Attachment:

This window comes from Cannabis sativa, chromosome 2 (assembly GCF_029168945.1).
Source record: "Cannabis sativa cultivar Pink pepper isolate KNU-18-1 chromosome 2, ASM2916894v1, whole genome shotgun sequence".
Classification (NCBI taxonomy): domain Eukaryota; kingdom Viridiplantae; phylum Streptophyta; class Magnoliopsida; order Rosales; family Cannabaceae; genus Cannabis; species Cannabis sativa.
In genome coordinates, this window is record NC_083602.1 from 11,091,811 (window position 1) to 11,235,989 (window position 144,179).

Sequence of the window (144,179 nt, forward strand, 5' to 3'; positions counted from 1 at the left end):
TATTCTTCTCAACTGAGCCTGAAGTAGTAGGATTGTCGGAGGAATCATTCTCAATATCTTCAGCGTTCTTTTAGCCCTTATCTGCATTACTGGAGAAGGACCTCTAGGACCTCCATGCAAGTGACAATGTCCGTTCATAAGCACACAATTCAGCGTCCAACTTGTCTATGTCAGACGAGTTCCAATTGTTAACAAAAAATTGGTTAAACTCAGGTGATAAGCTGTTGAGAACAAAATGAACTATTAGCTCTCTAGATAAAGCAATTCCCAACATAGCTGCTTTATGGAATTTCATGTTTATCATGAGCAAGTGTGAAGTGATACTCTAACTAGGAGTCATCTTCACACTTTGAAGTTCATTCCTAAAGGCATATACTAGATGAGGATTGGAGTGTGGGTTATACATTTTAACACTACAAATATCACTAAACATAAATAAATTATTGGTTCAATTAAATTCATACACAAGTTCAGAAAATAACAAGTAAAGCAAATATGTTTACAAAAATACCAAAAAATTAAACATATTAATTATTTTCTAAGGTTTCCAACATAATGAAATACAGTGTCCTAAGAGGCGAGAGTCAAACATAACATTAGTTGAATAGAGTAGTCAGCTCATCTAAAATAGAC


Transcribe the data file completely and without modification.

This window comes from Cannabis sativa, chromosome 2 (assembly GCF_029168945.1).
Source record: "Cannabis sativa cultivar Pink pepper isolate KNU-18-1 chromosome 2, ASM2916894v1, whole genome shotgun sequence".
Classification (NCBI taxonomy): domain Eukaryota; kingdom Viridiplantae; phylum Streptophyta; class Magnoliopsida; order Rosales; family Cannabaceae; genus Cannabis; species Cannabis sativa.
In genome coordinates, this window is record NC_083602.1 from 11,091,811 (window position 1) to 11,235,989 (window position 144,179).

Sequence of the window (144,179 nt, forward strand, 5' to 3'; positions counted from 1 at the left end):
TATTCTTCTCAACTGAGCCTGAAGTAGTAGGATTGTCGGAGGAATCATTCTCAATATCTTCAGCGTTCTTTTAGCCCTTATCTGCATTACTGGAGAAGGACCTCTAGGACCTCCATGCAAGTGACAATGTCCGTTCATAAGCACACAATTCAGCGTCCAACTTGTCTATGTCAGACGAGTTCCAATTGTTAACAAAAAATTGGTTAAACTCAGGTGATAAGCTGTTGAGAACAAAATGAACTATTAGCTCTCTAGATAAAGCAATTCCCAACATAGCTGCTTTATGGAATTTCATGTTTATCATGAGCAAGTGTGAAGTGATACTCTAACTAGGAGTCATCTTCACACTTTGAAGTTCATTCCTAAAGGCATATACTAGATGAGGATTGGAGTGTGGGTTATACATTTTAACACTACAAATATCACTAAACATAAATAAATTATTGGTTCAATTAAATTCATACACAAGTTCAGAAAATAACAAGTAAAGCAAATATGTTTACAAAAATACCAAAAAATTAAACATATTAATTATTTTCTAAGGTTTCCAACATAATGAAATACAGTGTCCTAAGAGGCGAGAGTCAAACATAACATTAGTTGAATAGAGTAGTCAGCTCATCTAAAATAGAC